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Rutgers confronts ties to slavery in report

NEW BRUNSWICK, N.J. — Rutgers University is confronting its historical ties to slavery.

The New Jersey school, founded in 1766, has compiled research that sheds more light on its beginnings, including an untold story of a slave who helped build the university’s iconic Old Queens administration building.

The detailed report released Friday is published in the book ‘‘Scarlet and Black.’’ It shows how intertwined slavery is with the early history of Rutgers, a common theme among America’s Colonial colleges.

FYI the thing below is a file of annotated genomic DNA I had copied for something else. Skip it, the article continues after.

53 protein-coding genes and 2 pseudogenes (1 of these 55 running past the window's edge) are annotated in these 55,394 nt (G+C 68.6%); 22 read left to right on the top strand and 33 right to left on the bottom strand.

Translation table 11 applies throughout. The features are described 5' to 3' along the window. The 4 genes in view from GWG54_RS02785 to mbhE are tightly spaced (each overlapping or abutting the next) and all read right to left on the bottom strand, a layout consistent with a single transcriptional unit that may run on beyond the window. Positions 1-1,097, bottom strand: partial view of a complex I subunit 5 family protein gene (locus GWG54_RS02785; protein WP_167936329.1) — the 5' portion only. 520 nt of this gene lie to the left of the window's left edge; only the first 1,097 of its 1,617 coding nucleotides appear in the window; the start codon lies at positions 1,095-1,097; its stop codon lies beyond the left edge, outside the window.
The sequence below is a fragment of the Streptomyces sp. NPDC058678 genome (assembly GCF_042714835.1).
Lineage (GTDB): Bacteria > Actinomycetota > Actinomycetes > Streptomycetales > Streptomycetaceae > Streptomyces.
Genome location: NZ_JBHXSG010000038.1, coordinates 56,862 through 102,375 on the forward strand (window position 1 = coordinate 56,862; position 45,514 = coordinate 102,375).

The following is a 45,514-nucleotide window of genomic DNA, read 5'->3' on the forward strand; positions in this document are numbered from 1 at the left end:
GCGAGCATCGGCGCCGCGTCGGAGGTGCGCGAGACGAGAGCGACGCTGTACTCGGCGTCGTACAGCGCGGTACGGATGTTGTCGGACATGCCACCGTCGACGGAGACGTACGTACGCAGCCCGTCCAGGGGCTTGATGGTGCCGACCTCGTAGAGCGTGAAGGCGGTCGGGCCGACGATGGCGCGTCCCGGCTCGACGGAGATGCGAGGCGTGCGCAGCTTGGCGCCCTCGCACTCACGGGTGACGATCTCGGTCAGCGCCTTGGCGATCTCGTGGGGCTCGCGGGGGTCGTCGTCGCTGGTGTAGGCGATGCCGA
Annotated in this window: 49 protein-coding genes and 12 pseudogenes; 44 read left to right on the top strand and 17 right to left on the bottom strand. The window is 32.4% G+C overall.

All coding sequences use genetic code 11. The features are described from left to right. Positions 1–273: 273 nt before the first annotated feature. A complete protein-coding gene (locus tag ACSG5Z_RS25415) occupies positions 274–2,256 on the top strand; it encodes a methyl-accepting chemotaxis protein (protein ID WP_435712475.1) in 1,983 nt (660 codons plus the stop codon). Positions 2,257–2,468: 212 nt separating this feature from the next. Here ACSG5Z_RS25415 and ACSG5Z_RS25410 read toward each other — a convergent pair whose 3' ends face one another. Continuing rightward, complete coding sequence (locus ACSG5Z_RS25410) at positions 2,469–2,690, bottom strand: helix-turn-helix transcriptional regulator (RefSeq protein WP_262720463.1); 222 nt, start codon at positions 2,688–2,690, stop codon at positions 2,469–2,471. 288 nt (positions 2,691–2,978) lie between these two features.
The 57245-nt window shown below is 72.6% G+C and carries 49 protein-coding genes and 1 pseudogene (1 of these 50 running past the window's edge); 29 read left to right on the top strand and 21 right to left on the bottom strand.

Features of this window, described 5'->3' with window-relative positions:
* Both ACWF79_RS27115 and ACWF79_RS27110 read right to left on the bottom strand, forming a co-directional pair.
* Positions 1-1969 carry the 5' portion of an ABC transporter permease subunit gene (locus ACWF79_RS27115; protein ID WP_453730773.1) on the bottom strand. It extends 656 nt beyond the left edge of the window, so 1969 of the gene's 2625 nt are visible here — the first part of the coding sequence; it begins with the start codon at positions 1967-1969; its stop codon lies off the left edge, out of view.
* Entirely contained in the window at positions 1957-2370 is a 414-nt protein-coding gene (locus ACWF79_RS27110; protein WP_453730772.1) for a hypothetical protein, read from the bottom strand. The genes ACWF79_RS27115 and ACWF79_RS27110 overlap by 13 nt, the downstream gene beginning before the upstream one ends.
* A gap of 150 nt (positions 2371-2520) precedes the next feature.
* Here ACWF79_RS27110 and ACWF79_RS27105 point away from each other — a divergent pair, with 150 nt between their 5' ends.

The book combines previously documented history with some new details to paint a vivid picture of the university’s relationship with slavery, a history school officials say was largely unacknowledged until this year. It also examines the displacement of Native Americans from land transferred to Rutgers. ‘‘It’s something that I think most people at Rutgers had no clue about,’’ said New Brunswick campus chancellor Richard Edwards.

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The book, compiled by a panel of professors and students, notes that the university’s namesake, Henry Rutgers, and its first president owned slaves.

Associated Press